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Cybersecurity is more important than ever – keep your production OT networks and servers data secure in order with these tips

A smiling man and woman in safety equipment in the production facilities in front of the screen

Good data security is critical to the continuity of an organization’s operations. New data security requirements, such as the NIS2 Directive, are putting additional pressure on companies to create sustainable practices to protect their IT environments. Cyber espionage, phishing and data leaks are becoming more common, and the increasingly popular AI is one of the fastest growing risks to corporate cybersecurity. Industrial supply chain and production OT (operational technology) networks require special attention to secure production in the face of various threats.

The damage caused by data breaches can range from exploiting small vulnerabilities to massive data leaks. The cybersecurity-related NIS 2 Directive that enters into force in 2024 will bring new requirements especially for management – failures in data security practices can, lead to personal or criminal liability in the worst case.  

Companies should operate under the assumption that all information is worth protecting and of interest to outsiders. Data breaches and ransom demands can cause significant financial costs, reputational damage, and even production disruptions. No technical solution, policy or process is a 100% guarantee against threats, but with industry best practices and recommendations, stakeholders can sleep well at night and management can avoid personal liability in the event of issues.

Server data security and its controlled management provide a solid foundation for protecting your IT environment. Just as buildings are maintained, each component of a server should be inspected regularly and follow a recommended maintenance program or annual schedule.

Server data security and cybersecurity – where to start?  

There are many levels at which data security can be improved, from everyday policies and practices to advanced technical solutions and processes, but it all starts with a solid and secure foundation. Even simple measures can achieve a good baseline, and by taking care of these, management can demonstrate that they are meeting the basic requirements of the NIS2 Directive.

At a fundamental level, you should consider at least the following areas of server data security: 

  • An architecture that uses the data security onion model and network segmentation
  • Network data security, protected by firewalls and traffic restrictions
  • Security updates at all levels of the infrastructure, including physical devices and network services, the virtualization environment, operating systems, and applications
  • Access control with access restriction and multi-factor authentication
  • Offsite backup and disaster recovery planning
  • Monitoring that shows if anything unusual is happening
  • Data security management process to respond to vulnerabilities and alerts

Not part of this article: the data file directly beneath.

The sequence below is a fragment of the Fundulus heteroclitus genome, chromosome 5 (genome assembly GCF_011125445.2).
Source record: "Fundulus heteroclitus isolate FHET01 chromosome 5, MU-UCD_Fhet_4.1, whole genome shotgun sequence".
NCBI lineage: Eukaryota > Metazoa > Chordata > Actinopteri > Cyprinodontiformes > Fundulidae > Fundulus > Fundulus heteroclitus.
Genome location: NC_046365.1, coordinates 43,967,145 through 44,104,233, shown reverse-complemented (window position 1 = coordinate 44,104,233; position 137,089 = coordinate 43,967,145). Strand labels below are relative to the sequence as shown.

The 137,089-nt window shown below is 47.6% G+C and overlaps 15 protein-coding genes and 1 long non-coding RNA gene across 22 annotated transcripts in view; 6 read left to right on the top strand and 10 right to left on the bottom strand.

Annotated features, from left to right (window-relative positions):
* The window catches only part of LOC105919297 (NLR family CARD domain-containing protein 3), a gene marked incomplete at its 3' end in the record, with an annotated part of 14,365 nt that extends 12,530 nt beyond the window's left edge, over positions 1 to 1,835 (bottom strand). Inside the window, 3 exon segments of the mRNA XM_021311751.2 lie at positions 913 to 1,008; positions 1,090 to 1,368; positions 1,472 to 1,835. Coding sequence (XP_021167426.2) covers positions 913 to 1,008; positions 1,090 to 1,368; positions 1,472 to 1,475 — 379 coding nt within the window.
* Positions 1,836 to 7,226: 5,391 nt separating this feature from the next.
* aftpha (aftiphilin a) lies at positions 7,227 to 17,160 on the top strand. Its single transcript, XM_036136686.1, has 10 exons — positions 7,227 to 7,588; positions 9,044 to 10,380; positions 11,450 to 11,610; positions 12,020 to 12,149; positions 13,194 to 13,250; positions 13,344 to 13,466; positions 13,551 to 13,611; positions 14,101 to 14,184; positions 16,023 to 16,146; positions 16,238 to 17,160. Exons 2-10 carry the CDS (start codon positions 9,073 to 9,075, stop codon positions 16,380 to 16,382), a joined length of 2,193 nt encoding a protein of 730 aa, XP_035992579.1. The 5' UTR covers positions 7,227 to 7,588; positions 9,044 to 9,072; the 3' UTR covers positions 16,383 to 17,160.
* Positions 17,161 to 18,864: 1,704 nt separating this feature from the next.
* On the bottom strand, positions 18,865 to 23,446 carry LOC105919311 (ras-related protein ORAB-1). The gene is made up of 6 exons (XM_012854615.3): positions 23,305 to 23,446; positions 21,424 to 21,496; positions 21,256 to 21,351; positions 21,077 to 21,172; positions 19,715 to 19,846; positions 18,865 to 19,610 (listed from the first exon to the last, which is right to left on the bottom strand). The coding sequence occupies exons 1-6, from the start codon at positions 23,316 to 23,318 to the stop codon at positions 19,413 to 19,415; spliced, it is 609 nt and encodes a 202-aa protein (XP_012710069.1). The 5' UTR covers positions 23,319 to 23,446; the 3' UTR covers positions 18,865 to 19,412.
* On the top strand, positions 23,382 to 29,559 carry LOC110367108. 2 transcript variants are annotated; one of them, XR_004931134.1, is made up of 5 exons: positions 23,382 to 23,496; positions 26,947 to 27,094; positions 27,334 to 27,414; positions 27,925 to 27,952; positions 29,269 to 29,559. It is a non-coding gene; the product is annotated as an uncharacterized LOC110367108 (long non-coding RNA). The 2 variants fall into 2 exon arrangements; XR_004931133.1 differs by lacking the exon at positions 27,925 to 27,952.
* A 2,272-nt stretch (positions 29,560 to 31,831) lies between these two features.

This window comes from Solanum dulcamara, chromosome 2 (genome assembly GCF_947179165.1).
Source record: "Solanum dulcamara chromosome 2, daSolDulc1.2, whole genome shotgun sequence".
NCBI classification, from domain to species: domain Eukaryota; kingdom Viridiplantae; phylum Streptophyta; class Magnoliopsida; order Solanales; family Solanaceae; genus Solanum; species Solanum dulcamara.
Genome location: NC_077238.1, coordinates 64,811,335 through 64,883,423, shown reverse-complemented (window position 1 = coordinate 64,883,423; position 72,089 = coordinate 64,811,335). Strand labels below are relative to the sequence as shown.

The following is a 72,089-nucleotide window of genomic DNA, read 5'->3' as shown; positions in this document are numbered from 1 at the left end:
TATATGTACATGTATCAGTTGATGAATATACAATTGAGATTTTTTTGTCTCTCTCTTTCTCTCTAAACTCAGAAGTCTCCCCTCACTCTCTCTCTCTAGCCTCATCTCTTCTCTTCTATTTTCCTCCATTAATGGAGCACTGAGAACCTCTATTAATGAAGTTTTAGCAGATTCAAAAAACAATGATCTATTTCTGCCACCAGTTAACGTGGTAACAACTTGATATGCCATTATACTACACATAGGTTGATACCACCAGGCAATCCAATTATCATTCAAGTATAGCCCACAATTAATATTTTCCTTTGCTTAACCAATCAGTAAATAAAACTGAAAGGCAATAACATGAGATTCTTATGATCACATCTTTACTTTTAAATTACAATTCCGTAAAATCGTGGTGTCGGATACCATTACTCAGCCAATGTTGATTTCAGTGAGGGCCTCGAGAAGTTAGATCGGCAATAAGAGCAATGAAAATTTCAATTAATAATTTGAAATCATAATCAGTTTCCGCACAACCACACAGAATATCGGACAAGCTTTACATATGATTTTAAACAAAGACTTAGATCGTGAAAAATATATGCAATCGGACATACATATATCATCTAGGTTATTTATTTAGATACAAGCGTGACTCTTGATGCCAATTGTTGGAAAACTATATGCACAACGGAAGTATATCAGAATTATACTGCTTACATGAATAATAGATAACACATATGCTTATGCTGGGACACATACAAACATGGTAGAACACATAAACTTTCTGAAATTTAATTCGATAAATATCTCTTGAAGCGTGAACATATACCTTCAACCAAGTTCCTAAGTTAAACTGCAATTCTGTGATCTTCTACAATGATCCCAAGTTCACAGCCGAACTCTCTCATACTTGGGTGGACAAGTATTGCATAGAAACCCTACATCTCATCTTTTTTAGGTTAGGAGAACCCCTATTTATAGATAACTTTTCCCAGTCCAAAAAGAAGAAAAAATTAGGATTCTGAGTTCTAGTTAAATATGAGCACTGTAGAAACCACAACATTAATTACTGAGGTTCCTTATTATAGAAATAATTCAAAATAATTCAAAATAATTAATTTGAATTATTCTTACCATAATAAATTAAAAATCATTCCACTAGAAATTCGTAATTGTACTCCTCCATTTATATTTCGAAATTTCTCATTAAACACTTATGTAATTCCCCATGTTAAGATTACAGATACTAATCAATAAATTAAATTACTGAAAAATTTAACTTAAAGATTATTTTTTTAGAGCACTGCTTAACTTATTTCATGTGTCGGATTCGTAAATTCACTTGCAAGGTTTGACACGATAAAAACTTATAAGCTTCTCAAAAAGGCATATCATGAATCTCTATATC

• Training to ensure that all employees have a basic understanding of data security

Advanced tools to support server data security:

  • Antivirus protection – especially if your organization has a file-based server or a web server from which files are downloaded
  • Data security monitoring: (EDR/XDR/SIEM/SOAR/SOC). For example, the Microsoft Defender product family enables you to build a comprehensive monitoring system for your entire IT environment.
  • Centralized log management to find and track incidents faster
  • Additional backup security through regular testing of backups, immutable backups, and antivirus protection of backups.
  • Additional network security such as DDOS and IDS/IPS
  • Data security management processes: there is a process for responding to all incidents and alerts, manual reviews are also carried out regularly by an expert, the organization uses automated and configured remediation processes, and management processes are regularly monitored and developed.
  • Regular training and testing of employees, including in more challenging situations

The protection of production OT networks requires a different approach

The requirements of the NIS2 Directive are particularly relevant to critical industries, and network designs in manufacturing must take into account the vulnerabilities of the OT network and the need for secure production design. The OT network should be completely separate from the rest of the factory networks and the office network. The network can be secured with network devices, network services, and network segmentation, but organizations should also have agreed-upon policies for managing the security of third-party OT hardware.

If production is running on old hardware or operating systems and software versions, security updates may not be possible. In this case, the data security of the server must be built specifically on the network solutions and the management processes that support them. In production, as in other network environments, the impact of subcontractors on data security and the security of third-party hardware and software must always be considered.

With the right preparation, the new Directives and requirements are much less of a nuisance. A trusted partner can also help you identify your needs and design effective data security policies to keep your business safe.

Read more:

An IT partner that keeps you and your production up to date
The NIS2 Directive tightens cybersecurity management – is your organization ready?
What you need to know in the manufacturing industry about the DevSecOps operating model Pick our four tips for your organization

Tuomas Lassila

Tuomas Lassila

I am responsible for Pinja's ICT business. My free time is spent with family, friends and hobbies.

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